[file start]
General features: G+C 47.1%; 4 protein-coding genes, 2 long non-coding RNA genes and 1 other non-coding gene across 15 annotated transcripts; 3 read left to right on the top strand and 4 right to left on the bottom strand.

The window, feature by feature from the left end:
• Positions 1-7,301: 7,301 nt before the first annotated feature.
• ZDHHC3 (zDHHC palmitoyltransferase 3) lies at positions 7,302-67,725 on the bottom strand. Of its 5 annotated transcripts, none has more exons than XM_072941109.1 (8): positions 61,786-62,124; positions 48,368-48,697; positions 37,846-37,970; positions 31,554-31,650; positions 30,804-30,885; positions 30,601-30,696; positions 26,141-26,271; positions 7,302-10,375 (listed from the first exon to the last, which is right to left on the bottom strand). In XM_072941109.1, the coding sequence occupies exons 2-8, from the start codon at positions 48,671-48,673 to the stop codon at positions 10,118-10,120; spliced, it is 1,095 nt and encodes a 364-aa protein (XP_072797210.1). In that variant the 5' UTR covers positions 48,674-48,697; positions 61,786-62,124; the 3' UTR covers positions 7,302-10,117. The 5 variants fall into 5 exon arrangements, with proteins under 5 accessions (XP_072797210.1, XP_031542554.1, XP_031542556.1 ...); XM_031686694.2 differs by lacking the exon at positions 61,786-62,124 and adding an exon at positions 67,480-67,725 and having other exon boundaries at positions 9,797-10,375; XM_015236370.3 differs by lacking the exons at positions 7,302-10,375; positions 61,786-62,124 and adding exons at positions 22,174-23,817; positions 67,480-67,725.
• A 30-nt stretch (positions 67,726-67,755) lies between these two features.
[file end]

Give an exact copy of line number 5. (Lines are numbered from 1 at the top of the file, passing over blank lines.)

• A 30-nt stretch (positions 67,726-67,755) lies between these two features.